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'American Masters' Deepens the Story of Laura Ingalls Wilder
December 29, 2020  | By David Hinckley
 


If you measure the great American writers to some degree by the durability of their work, you can't leave out Laura Ingalls Wilder.

The impact of Wilder's work, notably the Little House on the Prairie series, needs no confirmation but gets some anyway in the PBS American Masters series, which premieres Laura Ingalls Wilder: Prairie to Page at 9 p.m. ET Tuesday (check local listings).

Directed by Mary McDonagh Murphy, who previously profiled Harper Lee for American MastersLaura Ingalls Wilder recounts the real-life history that Wilder dramatized for her children's books, including the eight-volume Little House series.

Murphy builds her story around the fact that tens of millions of American children over multiple generations have read Wilder's books. Combined with the popular television series adaptation that ran for most of the 1970s and early 1980s, this embeds Wilder's work into not just American literature but the American language.

Murphy talks about this breadth with scholars, biographers, and actors from the TV series. Melissa Gilbert, who played the young Wilder, is among many who rhapsodize over the timelessness of the stories and the way they retain a lifelong resonance for people who read them as children.

Gilbert and others acknowledge that the TV show took dramatic license with the material, making the stories more sentimental and idealized than many of the real-life experiences on which they were based.

In fact, this American Masters notes, Wilder had already done some of that same sort of tidying up herself.

Her father, the beloved Pa, was portrayed in her books as a man who suffered hardships but always paid his debts. The real Charles Ingalls, while a decent and honorable fellow, once loaded the family into a stagecoach and hightailed it out of town under cover of darkness because his debts had become insurmountable.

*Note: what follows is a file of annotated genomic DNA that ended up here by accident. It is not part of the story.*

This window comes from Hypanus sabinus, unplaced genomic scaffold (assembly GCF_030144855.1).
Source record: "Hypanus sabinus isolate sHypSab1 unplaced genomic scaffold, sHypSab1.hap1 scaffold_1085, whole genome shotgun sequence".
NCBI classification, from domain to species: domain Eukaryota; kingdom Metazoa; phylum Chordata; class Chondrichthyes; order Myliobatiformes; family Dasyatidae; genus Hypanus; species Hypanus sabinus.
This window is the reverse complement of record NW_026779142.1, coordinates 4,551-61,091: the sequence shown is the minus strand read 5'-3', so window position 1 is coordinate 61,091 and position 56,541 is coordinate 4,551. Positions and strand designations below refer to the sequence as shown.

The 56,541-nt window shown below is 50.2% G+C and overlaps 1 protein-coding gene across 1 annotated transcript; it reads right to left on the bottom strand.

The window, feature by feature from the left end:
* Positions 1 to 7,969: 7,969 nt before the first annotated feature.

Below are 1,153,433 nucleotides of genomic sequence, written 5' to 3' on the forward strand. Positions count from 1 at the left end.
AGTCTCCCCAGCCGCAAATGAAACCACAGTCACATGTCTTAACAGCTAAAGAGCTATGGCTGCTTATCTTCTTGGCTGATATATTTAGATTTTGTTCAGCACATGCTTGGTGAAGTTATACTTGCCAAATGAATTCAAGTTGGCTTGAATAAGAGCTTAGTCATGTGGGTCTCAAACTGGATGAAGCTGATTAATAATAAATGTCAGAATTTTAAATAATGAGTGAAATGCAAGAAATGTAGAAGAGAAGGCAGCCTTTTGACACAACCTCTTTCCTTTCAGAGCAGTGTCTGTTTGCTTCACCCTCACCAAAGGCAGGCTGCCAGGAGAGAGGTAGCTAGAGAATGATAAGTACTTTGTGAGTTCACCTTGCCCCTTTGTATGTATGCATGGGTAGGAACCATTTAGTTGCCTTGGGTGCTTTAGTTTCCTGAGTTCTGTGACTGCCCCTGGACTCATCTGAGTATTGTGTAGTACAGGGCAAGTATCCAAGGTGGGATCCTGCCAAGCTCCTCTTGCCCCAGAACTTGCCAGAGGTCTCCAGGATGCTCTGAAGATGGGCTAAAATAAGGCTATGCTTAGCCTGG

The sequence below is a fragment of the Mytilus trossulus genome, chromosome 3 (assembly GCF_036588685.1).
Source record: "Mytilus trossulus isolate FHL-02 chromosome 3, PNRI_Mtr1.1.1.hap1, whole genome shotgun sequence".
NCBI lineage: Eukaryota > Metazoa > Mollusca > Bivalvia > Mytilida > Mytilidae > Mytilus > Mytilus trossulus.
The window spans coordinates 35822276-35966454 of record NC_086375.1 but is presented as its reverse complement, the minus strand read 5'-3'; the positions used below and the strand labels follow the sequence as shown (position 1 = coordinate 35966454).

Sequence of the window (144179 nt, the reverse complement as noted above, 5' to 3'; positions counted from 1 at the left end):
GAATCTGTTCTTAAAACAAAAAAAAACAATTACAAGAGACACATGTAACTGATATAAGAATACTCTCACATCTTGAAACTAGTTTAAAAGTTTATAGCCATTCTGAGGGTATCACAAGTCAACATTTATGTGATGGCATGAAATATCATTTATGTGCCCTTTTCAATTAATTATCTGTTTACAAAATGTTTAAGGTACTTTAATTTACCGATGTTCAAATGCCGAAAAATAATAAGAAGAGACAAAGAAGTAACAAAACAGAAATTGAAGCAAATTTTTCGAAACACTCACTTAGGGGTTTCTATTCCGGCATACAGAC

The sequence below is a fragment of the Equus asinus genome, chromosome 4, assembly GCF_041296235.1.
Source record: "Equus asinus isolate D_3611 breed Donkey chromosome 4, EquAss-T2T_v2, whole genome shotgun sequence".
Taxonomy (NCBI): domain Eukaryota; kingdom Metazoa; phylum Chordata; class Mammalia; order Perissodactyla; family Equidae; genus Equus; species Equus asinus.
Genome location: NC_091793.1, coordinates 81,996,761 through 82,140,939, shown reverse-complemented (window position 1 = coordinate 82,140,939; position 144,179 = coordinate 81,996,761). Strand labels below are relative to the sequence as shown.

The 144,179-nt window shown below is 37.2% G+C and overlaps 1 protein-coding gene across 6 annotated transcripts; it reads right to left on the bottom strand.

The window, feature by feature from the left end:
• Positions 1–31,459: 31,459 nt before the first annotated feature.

As Ingalls scholars have noted for years, the core of the Ingalls family experiences largely transpired as Wilder recounted them. She softened some of the edges.

Her original intent in writing A Pioneer Girl, a long essay that seeded what would become the Little House series and her other books, was to reflect on how the lives of her family mirrored the monumental changes that had come over America from her birth in 1867 to the early 1930s when she began her memoir-based writing.

That seemingly simple premise, Laura Ingalls Wilder suggests, enabled her to tell a sweeping story through a very personal narration.

Murphy does not sidestep at least one almost inevitable consequence of growing up in the frontier territory of the Upper Midwest.

European Americans like the Ingalls family moved into that region at the expense, sometimes illegally, of the Native Americans who had lived there for centuries. This created conflicts and spawned what gradually came to be recognized as racist attitudes.

Wilder's books do not revolve around these attitudes, but they surface in occasional lines like, "There were no people there, only Indians."

Another passage describes Pa Ingalls putting on blackface and singing a racist minstrel song. This passage was partly removed in later editions of the book. They still reflect attitudes, widely accepted at the time, that now are seen as part of America's poison legacy of racial bias. Wilder herself would later apologize for the "no people" line, calling it a "stupid mistake."

None of the commentators in Murphy's documentary suggests discarding the books. At least one suggests that they should be "taught in context."

The program also acknowledges the role of Wilder's daughter Rose in the Little House series. Rose, herself an accomplished writer, prodded her mother and seemed to have had a hand in some of the actual composition, though both mother and daughter denied any such alliance.

A few historical adjustments aside, Laura Ingalls Wilder comes off well in this American Masters. She was past 60 when she had her great simple idea, and she parlayed it into stories that have captivated and inspired young readers for more than 80 years.

Her stories recount tragedy and hardship, yet they are gentle stories, full of the hopeful message that the sun will rise in the morning, and that change is not an ending.

Little house, big story.

 
 
 
 
 
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